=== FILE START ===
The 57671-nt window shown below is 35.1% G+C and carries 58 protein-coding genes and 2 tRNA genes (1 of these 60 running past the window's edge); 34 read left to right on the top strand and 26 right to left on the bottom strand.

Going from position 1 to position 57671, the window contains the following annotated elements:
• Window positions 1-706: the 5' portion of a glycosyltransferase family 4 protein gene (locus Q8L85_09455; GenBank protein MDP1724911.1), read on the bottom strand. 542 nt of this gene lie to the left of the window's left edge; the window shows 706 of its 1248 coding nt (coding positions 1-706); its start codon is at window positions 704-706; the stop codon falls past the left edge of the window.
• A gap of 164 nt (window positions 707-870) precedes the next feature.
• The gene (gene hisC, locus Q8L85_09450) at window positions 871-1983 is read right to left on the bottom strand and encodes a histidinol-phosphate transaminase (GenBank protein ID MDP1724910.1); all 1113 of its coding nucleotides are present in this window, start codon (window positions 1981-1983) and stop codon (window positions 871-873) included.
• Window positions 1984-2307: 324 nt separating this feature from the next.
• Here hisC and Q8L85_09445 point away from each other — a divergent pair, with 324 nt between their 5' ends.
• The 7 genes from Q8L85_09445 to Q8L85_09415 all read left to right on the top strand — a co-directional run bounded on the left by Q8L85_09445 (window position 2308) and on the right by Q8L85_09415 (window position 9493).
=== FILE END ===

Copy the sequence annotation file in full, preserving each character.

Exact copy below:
The 57671-nt window shown below is 35.1% G+C and carries 58 protein-coding genes and 2 tRNA genes (1 of these 60 running past the window's edge); 34 read left to right on the top strand and 26 right to left on the bottom strand.

Going from position 1 to position 57671, the window contains the following annotated elements:
• Window positions 1-706: the 5' portion of a glycosyltransferase family 4 protein gene (locus Q8L85_09455; GenBank protein MDP1724911.1), read on the bottom strand. 542 nt of this gene lie to the left of the window's left edge; the window shows 706 of its 1248 coding nt (coding positions 1-706); its start codon is at window positions 704-706; the stop codon falls past the left edge of the window.
• A gap of 164 nt (window positions 707-870) precedes the next feature.
• The gene (gene hisC, locus Q8L85_09450) at window positions 871-1983 is read right to left on the bottom strand and encodes a histidinol-phosphate transaminase (GenBank protein ID MDP1724910.1); all 1113 of its coding nucleotides are present in this window, start codon (window positions 1981-1983) and stop codon (window positions 871-873) included.
• Window positions 1984-2307: 324 nt separating this feature from the next.
• Here hisC and Q8L85_09445 point away from each other — a divergent pair, with 324 nt between their 5' ends.
• The 7 genes from Q8L85_09445 to Q8L85_09415 all read left to right on the top strand — a co-directional run bounded on the left by Q8L85_09445 (window position 2308) and on the right by Q8L85_09415 (window position 9493).